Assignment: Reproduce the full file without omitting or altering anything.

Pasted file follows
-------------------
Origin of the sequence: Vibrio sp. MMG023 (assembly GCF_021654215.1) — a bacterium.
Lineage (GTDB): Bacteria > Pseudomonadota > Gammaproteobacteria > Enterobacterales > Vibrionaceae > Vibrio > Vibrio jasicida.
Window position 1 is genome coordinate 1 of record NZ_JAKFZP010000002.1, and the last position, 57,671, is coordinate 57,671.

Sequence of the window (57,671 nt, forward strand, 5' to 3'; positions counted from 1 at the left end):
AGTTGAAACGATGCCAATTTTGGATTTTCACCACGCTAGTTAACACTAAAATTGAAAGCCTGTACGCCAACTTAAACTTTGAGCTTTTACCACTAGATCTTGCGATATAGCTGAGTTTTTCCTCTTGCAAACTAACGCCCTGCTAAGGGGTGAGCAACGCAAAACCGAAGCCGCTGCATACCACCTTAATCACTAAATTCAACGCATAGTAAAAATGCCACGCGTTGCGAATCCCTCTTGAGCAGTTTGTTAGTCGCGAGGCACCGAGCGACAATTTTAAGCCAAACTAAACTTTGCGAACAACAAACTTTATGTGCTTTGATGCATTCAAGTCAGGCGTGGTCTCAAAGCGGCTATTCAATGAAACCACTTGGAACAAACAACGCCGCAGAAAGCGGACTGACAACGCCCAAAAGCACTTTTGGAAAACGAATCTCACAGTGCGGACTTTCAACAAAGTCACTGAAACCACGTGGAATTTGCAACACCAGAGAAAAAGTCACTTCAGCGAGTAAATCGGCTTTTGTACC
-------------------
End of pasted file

Origin of the sequence: Vibrio sp. MMG023 (assembly GCF_021654215.1) — a bacterium.
Lineage (GTDB): Bacteria > Pseudomonadota > Gammaproteobacteria > Enterobacterales > Vibrionaceae > Vibrio > Vibrio jasicida.
Window position 1 is genome coordinate 1 of record NZ_JAKFZP010000002.1, and the last position, 57,671, is coordinate 57,671.

Sequence of the window (57,671 nt, forward strand, 5' to 3'; positions counted from 1 at the left end):
AGTTGAAACGATGCCAATTTTGGATTTTCACCACGCTAGTTAACACTAAAATTGAAAGCCTGTACGCCAACTTAAACTTTGAGCTTTTACCACTAGATCTTGCGATATAGCTGAGTTTTTCCTCTTGCAAACTAACGCCCTGCTAAGGGGTGAGCAACGCAAAACCGAAGCCGCTGCATACCACCTTAATCACTAAATTCAACGCATAGTAAAAATGCCACGCGTTGCGAATCCCTCTTGAGCAGTTTGTTAGTCGCGAGGCACCGAGCGACAATTTTAAGCCAAACTAAACTTTGCGAACAACAAACTTTATGTGCTTTGATGCATTCAAGTCAGGCGTGGTCTCAAAGCGGCTATTCAATGAAACCACTTGGAACAAACAACGCCGCAGAAAGCGGACTGACAACGCCCAAAAGCACTTTTGGAAAACGAATCTCACAGTGCGGACTTTCAACAAAGTCACTGAAACCACGTGGAATTTGCAACACCAGAGAAAAAGTCACTTCAGCGAGTAAATCGGCTTTTGTACC